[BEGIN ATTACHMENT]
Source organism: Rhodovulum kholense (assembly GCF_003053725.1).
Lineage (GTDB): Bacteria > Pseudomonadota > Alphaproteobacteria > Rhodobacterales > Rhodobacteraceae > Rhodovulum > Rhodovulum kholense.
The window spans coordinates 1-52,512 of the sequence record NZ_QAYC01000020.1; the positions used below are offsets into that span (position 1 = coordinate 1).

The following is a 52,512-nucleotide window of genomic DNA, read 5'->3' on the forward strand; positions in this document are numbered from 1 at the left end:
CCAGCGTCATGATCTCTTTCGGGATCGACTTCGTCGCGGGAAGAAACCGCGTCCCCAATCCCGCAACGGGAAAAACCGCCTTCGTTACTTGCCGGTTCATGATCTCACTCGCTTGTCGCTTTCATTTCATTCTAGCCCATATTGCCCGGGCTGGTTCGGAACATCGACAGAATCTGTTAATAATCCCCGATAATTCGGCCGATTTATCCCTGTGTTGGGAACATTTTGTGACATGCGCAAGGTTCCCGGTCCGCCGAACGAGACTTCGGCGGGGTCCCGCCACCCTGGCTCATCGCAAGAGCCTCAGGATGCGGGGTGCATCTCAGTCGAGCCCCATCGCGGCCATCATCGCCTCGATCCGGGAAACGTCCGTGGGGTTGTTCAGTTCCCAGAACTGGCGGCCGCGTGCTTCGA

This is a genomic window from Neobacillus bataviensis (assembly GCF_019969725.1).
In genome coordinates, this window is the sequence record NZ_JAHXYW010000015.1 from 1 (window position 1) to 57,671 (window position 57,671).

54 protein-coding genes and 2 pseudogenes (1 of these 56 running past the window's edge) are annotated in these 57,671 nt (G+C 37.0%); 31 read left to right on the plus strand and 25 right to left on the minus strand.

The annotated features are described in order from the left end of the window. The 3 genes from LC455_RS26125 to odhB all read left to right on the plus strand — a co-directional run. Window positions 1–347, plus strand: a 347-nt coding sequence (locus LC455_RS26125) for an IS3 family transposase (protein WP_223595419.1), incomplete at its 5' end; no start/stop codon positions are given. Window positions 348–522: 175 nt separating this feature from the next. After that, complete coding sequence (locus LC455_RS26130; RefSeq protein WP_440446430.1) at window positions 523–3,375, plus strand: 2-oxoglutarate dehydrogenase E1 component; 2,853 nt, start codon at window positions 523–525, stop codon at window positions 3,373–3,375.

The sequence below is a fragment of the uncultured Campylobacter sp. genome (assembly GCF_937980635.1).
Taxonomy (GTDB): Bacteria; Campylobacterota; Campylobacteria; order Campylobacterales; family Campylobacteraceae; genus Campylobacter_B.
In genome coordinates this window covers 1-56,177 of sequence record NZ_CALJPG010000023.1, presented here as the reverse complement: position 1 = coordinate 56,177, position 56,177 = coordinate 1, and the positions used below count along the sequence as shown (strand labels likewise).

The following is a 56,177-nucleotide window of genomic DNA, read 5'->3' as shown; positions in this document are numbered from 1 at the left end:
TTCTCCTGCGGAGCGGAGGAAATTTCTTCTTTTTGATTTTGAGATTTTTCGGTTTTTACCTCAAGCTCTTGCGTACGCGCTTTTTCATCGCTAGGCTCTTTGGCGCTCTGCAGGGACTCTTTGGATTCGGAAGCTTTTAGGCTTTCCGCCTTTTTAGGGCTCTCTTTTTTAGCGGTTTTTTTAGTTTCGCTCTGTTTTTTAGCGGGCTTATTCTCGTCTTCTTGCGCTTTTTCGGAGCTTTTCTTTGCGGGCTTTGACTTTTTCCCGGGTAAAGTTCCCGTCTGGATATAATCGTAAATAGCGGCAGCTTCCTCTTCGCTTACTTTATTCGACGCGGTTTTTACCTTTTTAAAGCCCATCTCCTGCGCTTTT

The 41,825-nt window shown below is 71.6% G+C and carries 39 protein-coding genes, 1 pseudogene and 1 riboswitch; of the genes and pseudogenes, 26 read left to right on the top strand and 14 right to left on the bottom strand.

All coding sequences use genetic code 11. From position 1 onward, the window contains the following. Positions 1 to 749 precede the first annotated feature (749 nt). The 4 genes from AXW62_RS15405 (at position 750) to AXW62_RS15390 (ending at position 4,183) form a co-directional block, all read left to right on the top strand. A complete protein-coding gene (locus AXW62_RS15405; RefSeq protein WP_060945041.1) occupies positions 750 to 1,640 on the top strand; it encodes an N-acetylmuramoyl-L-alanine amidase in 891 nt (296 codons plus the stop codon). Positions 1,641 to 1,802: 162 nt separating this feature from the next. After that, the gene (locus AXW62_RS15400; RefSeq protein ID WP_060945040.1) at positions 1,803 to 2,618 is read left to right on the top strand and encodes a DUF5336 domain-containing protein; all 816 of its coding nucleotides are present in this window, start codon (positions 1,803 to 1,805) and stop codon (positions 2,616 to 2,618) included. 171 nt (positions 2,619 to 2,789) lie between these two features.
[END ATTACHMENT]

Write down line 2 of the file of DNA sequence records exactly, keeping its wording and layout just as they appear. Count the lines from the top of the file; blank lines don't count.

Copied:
Lineage (GTDB): Bacteria > Pseudomonadota > Alphaproteobacteria > Rhodobacterales > Rhodobacteraceae > Rhodovulum > Rhodovulum kholense.